Tag Archives: Immigration

A bit of my History in Pictures

It has come to my attention as I was selling and signing books at the Menil Fest today that I have failed to write any blogs for a very long time. It’s easy to rely on re-posting or re-blogging information that is sent to me. Add to that my daughter’s wedding and all that goes with it, I’ve been a busy monkey these past few months. I get lazy about posting.

So I thought, why not give you a few pictures of my father’s childhood home and my grandparent’s life.

My father was born in October of 1925 in Capetown, South Africa.

Now, if you knew my father you would never have guessed that he was born anywhere but Texas. You would never know that his father spoke with a Scottish accent and his mother spoke with a German accent, because all Robbie Thompson sounded like was a Texan through and through. His drawl was long, and like any true Texan, he never met a stranger, and he drank coffee with everything.

His mother, my Nannie, once told me that she could see Table-top mountain from her hospital window when she was giving birth to him. Here’s a picture of my father’s father when he was a tot. He was younger than two here. His brother and sister are in the picture. I met his sister when I was a child. She came to visit us. I remember she was very proper sounding.3821156377_d8087a04ba_m

My great grandfather was a hotelier in Durban, SA. When my grandfather was born in Glasgow, Scotland, his father took the rest of the family and went by wooden ship to Durban, leaving my grandfather and his mom in Glasgow until he was two at which time they took another ship and went to Durban. Here’s a picture of my grandfather’s parents:3821158323_55cb36484a

My grandfather was a preacher for the government of S.A. He was assigned to provide protestant services to the Rangers at the ranger stations.Here’s a picture of him working in a native hut:3821157683_74f18db8aa

He and my grandmother were allowed to live in a caboose kitted out like a home. Here’s a picture:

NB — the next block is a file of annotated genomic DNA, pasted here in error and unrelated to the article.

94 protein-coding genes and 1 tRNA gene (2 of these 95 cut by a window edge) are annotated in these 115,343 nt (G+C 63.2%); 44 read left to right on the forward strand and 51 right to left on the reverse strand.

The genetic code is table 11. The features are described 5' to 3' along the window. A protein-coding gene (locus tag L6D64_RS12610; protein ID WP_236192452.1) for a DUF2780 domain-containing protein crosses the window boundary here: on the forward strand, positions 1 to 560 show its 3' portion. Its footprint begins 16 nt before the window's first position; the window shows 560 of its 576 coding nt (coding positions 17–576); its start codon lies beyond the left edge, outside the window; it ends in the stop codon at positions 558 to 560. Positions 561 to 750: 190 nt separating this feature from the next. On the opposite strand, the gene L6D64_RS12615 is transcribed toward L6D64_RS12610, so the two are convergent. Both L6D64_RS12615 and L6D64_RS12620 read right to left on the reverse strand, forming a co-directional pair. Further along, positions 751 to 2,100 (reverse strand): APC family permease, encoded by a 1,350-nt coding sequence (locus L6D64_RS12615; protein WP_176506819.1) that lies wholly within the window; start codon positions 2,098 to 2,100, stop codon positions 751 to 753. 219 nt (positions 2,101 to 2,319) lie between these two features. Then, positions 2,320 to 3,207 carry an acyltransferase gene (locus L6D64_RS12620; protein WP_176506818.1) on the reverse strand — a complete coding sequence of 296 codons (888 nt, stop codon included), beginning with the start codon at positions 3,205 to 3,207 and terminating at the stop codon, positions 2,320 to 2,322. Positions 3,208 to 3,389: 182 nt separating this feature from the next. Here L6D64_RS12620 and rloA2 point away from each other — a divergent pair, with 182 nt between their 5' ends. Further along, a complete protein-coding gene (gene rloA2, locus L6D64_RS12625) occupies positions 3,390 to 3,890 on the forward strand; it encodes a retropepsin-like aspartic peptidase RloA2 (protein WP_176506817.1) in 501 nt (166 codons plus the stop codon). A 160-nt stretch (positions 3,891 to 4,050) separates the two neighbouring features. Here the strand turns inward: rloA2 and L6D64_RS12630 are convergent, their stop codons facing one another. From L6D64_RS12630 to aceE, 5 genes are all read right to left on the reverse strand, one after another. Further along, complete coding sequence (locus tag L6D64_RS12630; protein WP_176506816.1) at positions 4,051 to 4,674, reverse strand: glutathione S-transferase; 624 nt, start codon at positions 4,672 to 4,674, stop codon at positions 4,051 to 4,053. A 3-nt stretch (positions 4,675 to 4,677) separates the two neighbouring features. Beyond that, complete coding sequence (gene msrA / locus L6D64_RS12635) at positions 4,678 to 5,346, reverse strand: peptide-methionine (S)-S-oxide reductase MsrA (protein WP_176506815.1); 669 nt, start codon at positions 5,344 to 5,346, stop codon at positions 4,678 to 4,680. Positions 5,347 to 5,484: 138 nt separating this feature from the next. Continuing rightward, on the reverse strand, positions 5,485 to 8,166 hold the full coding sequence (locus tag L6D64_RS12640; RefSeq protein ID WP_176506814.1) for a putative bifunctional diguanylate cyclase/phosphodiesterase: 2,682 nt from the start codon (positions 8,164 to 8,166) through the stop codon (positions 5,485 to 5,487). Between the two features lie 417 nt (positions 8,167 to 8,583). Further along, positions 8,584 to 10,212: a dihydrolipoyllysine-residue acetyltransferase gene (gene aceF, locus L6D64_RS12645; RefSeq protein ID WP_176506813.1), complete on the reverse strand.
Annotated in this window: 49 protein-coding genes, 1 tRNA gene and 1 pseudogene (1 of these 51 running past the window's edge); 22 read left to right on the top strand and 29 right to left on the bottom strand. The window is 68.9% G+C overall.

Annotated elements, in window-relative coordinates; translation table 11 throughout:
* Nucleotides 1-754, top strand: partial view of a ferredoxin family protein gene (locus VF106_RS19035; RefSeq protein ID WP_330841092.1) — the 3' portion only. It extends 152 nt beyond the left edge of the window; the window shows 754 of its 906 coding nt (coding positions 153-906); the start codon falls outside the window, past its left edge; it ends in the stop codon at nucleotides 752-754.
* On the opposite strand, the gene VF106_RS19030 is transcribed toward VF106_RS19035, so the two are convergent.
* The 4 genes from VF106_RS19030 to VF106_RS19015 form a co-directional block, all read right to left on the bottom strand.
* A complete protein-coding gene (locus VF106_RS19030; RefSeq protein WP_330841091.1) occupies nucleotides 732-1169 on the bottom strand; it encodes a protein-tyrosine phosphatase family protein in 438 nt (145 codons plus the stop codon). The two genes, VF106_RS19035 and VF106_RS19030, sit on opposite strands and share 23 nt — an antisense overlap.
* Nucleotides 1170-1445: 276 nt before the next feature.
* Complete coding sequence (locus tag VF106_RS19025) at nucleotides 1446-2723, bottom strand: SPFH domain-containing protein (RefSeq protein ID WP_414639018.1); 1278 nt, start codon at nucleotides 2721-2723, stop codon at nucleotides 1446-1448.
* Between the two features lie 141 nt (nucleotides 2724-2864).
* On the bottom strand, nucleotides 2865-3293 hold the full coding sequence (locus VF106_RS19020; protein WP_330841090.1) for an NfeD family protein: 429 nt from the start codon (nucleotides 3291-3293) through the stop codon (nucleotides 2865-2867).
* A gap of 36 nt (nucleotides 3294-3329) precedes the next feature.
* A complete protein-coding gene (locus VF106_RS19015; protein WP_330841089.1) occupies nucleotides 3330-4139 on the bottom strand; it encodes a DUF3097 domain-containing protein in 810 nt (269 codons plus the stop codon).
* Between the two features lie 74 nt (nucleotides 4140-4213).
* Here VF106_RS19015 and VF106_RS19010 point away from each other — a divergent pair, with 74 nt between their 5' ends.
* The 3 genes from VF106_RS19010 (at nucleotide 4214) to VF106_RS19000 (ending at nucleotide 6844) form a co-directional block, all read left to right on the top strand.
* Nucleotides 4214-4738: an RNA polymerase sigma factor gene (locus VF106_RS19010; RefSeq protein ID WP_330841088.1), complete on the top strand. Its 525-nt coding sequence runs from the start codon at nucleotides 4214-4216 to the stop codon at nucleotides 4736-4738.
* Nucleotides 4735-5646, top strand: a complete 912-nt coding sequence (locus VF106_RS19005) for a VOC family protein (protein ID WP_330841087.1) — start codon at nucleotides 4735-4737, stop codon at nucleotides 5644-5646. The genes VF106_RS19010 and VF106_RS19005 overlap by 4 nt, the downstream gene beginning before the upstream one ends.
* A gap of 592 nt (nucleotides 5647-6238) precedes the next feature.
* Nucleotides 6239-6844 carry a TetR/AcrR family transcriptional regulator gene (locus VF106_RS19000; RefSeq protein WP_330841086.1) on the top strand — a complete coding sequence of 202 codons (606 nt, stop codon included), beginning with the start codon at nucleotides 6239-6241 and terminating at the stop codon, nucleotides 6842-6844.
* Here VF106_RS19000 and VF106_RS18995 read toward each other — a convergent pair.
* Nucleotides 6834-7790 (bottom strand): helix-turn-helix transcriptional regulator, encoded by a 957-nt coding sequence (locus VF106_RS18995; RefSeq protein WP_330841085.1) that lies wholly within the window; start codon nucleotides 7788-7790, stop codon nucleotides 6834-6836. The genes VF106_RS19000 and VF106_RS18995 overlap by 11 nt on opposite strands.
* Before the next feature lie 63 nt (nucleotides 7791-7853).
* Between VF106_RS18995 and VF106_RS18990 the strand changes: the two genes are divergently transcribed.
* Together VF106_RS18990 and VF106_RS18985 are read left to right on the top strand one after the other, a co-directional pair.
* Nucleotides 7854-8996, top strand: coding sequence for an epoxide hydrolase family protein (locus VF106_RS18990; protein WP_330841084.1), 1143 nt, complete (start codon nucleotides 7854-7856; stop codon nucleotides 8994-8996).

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The caboose was attached to the train and pulled to a ranger station and left on a side line. The train would travel all the way around the country of S. A. until they came back to that station. The caboose was reattached and taken to the next ranger station and so on. This went on for ten years. My father was born in 1925 and my aunt was born in 1928. My father lived on the caboose for seven years. Here’s a picture of my father and my aunt Ruth:

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Here’s a picture of my grandfather, grandmother, father and Ruth:3821152965_ba91935106_s

Here’s another picture: 3821160793_4e6828c357My grandmother was born in Weimar, TX. Even though she lived in S. A. she always loved Texas best of all. She could travel anywhere in the world and she always wanted to come home to Texas more than anything else. She was German. You probably know that there is a huge population of Germans and Czechoslovakian here in Texas. Galveston was second to Ellis Island for taking in immigrants. In the late 1800’s there were a lot of Slavic and Baltic people coming to the U.S. My grandmother’s parents were from Prussia. She was a first generation American.

She did not speak English until first grade. But after WWII she would not admit to knowing German, she was ashamed of what happened in Germany. But when I was a very small child she sang lullabies to us in German. I guess she thought we would never remember them, but I do.

Crossing the Line

An enlargeable topographic map of Mexico
Image via Wikipedia

Maria is  someone I have known for many years. When first we met she told me she wanted to learn English better so she could get a good job. I was thrilled to help out. We’ve been friends for about fifteen years. Eventually she met more of my family members including my mother, and I’ve met all of her immediate family.

My mother loves her. So we invited her to work for my mother as her aide. And that’s when we discovered that Maria doesn’t have a social security card. I was puzzled at first. What did that mean? It couldn’t be that she was an illegal alien, surely.